Roots (also known as שורשים or جدور) is a joint Israeli-Palestinian initiative aimed at building a grassroots movement of understanding, nonviolence, and transformation among Palestinians and Israelis through projects such as dialogue groups, photography workshops, interfaith exchanges, and children’s activities. Roots is based in the Gush Etzion/Bethlehem region, in the West Bank, on a plot of land that is owned by the Abu Awwad family and lovingly referred to as “the field.” Instead of a formal office space, the administrators of the organization, along with a network of volunteer activists, mostly work from their homes, while holding meetings and events at “the field.” This plot of land includes a room lined with beds, a small kitchen, an outdoor area with couches and plastic chairs, a greenhouse, and a freshly planted field with a small playground.

Chairs set up for a dialogue group at Roots

Roots was founded on the basis of “dignity, trust and a mutual recognition and respect for both people’s historic belonging to the entire Land.” Their mission is to build a grassroots model for co-existence through non-violent means, believing that this can affect larger change in the Israeli-Palestinian conflict. This young organization has managed to reach nearly 13,000 people in their productive two years of existence.

The intern position at Roots is an informal role, so my schedule and tasks vary tremendously. As someone who is passionate about the work Roots is doing, but is not yet a member of either community, I see myself as a helping hand, assisting whomever I can however I can. For example, my first major task was to navigate Israeli bureaucracy in order to get twenty cameras out of customs for a women’s photography workshop Roots is running in a few weeks. While this was not a task I was expecting to undertake, it was definitely a learning experience nonetheless.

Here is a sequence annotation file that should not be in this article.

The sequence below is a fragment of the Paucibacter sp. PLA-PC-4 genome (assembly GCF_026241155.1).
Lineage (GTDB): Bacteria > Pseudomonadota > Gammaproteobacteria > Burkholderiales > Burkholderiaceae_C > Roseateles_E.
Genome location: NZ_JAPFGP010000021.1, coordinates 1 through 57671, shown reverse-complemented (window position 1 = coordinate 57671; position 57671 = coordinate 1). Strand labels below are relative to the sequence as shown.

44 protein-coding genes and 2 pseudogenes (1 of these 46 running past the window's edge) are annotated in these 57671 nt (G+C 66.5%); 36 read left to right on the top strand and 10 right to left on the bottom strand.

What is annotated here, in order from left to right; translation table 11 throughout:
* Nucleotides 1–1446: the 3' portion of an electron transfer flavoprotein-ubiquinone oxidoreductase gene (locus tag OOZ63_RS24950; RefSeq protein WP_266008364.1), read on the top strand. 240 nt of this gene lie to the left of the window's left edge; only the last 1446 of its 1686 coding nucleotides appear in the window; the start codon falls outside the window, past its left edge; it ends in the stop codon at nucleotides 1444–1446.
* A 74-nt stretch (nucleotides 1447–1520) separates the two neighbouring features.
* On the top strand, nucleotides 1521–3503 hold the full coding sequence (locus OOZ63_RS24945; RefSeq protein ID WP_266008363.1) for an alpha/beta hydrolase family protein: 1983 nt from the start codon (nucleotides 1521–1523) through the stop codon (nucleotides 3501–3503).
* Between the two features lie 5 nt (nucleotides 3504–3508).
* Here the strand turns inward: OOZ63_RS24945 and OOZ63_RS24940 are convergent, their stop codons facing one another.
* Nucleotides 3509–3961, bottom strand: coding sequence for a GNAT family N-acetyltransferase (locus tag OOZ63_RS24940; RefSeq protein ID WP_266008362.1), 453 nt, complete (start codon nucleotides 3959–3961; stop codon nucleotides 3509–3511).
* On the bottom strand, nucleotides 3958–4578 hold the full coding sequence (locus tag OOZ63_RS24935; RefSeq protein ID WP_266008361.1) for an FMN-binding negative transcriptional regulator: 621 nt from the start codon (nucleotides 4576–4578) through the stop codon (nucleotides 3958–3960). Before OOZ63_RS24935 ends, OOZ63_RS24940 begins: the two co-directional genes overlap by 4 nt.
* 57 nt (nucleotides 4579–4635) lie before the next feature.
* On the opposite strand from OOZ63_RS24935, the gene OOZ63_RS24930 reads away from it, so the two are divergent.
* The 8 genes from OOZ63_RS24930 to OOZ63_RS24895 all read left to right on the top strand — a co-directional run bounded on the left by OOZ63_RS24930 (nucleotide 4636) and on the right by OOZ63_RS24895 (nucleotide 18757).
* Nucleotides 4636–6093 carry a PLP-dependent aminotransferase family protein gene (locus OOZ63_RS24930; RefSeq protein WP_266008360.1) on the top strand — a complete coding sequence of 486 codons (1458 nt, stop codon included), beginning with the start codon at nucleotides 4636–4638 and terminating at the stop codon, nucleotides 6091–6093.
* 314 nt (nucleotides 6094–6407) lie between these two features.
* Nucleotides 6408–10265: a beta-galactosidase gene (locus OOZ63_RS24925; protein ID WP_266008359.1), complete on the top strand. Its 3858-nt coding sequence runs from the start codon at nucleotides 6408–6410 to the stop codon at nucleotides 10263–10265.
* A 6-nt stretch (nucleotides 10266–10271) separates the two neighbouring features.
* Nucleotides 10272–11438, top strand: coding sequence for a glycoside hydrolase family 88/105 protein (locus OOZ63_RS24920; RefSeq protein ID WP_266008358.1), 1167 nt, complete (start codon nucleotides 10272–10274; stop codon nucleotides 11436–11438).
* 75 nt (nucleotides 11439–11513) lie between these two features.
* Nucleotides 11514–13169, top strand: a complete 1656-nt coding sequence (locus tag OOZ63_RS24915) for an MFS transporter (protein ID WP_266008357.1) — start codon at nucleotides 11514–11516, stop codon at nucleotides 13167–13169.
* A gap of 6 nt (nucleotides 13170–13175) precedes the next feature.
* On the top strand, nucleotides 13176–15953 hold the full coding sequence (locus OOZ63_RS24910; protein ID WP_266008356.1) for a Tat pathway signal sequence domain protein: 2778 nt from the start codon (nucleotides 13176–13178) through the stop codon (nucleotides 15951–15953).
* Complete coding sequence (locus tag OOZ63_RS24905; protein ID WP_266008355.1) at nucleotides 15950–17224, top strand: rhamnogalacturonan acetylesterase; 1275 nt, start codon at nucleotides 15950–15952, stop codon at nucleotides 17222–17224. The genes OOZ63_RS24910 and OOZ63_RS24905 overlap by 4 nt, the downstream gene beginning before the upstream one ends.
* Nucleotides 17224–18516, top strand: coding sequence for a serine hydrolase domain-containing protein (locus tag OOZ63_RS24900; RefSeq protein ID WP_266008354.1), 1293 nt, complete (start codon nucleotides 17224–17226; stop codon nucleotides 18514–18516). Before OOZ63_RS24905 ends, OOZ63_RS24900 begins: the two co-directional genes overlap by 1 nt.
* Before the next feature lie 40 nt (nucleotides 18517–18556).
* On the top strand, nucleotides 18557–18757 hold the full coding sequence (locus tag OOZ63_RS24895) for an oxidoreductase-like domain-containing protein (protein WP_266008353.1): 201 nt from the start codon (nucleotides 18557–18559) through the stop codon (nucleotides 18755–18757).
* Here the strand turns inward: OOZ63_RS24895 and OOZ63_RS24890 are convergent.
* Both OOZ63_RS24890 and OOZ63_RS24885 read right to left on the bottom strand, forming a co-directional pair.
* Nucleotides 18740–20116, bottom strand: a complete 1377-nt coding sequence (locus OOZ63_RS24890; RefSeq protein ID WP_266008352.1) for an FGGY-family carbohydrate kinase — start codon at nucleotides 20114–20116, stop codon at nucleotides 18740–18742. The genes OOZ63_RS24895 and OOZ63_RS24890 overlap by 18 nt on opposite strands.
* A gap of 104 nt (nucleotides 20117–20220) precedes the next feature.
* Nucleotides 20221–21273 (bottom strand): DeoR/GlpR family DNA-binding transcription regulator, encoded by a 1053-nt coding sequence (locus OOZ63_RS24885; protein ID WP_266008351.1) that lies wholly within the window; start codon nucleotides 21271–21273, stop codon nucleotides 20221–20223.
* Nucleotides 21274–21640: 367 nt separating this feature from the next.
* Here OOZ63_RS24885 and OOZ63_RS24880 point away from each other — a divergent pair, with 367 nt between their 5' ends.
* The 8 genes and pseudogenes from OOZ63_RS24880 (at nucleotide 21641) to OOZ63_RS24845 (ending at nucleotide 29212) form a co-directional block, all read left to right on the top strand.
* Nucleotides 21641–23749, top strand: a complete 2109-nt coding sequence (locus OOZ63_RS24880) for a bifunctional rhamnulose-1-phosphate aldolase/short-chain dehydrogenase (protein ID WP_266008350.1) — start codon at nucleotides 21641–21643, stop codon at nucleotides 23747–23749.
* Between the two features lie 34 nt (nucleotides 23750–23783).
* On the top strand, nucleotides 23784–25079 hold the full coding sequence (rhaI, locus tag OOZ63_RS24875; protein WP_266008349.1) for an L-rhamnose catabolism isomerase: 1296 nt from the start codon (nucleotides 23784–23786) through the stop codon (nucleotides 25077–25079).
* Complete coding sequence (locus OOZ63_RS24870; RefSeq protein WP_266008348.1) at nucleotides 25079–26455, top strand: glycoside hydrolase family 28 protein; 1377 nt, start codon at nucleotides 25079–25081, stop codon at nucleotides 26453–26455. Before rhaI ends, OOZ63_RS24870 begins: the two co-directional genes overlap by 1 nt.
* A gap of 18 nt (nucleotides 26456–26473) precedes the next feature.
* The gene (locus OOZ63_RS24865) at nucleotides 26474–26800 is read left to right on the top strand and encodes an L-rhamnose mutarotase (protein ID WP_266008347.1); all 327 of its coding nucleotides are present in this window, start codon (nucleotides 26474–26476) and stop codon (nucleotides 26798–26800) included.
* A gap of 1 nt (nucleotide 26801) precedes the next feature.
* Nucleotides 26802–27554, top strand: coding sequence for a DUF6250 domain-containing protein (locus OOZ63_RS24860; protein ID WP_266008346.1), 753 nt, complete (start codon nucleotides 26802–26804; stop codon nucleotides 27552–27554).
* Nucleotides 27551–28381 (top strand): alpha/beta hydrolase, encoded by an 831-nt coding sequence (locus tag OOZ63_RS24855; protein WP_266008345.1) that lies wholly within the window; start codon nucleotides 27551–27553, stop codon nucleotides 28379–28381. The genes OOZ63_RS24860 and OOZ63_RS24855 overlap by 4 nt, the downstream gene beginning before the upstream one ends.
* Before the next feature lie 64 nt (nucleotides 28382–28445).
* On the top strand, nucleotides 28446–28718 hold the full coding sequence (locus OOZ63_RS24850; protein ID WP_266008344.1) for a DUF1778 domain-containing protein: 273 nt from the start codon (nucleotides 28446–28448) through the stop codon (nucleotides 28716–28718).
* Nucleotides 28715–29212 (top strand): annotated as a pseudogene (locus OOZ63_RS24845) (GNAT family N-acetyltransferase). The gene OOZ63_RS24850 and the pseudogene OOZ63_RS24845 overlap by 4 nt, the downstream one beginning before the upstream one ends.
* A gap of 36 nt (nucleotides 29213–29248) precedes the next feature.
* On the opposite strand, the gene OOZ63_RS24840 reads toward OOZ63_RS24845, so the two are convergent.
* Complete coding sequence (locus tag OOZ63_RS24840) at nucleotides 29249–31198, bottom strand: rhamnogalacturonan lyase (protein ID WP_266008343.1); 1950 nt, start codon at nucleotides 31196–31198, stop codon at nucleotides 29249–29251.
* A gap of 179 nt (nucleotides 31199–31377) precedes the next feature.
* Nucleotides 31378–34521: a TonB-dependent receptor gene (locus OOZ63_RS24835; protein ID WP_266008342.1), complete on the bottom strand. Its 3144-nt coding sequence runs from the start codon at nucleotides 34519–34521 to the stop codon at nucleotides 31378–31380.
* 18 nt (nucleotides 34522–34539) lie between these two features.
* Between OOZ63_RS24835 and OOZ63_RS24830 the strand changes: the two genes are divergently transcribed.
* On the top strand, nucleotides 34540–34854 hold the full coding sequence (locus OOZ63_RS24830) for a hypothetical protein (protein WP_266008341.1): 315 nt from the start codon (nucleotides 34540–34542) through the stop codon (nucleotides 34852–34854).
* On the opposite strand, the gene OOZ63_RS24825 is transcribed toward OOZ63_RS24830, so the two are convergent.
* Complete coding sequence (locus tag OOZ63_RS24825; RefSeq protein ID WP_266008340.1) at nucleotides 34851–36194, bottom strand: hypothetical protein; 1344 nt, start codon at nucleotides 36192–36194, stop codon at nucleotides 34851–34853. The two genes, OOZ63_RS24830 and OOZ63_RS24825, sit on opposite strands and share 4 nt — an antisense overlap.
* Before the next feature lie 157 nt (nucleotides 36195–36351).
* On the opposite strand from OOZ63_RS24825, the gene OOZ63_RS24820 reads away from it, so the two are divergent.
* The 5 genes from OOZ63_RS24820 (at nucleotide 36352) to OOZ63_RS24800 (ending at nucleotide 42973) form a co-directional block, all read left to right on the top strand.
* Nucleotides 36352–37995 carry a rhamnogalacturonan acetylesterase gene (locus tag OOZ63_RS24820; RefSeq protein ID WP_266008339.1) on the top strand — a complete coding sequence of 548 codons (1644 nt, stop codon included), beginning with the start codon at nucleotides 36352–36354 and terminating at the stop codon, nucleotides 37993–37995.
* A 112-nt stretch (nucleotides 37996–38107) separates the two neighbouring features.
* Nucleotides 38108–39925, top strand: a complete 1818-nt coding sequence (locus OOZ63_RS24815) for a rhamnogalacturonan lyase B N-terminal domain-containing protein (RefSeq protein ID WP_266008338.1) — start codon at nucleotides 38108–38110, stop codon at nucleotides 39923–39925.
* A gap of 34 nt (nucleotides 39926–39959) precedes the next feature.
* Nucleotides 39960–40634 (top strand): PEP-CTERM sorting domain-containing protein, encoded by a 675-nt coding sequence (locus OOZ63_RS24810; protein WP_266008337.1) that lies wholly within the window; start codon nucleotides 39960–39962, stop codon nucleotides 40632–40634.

Aside from the cameras, I have been tasked with setting up a Facebook page for Roots’ international supporters, learning how to use Salesforce and enter donations data, organizing a meeting between an Israeli and a Palestinian who are each interested in running interfaith gatherings through Roots, helping with shopping for an interfaith iftar (break-fast during Ramadan), and other miscellaneous responsibilities.


One of my goals for this summer is to gain insight into an Israeli/Palestinian non-profit, observing how grassroots peace organizations are built from the bottom-up. In the short time I have spent with the organization, I have already learned a great deal about the details and discussions that go on behind-the-scenes. Through my attendance at meetings of the leadership and the volunteer activists, I have already seen how much deliberation goes on about every decision – both regarding logistics and ideology.

Another goal that I have already begun to work on is my language skills. During meetings and events and just sitting around the field schmoozing, there is almost always a mix of English, Hebrew, and Arabic. I have sat through entire meetings in Hebrew, and while I don’t understand everything 100%, I am sure that my Hebrew is improving already. Additionally, I have begun to talk to Palestinians in Arabic and attempt to adjust to their dialect. While my Arabic is barely conversational, I have already received appreciation for trying to talk to others in their mother tongue.

I look forward to learning more, to doing more, and to becoming more inspired by these selfless individuals who care so much about their work every day.

Rivka (Rebecca) Cohen ’17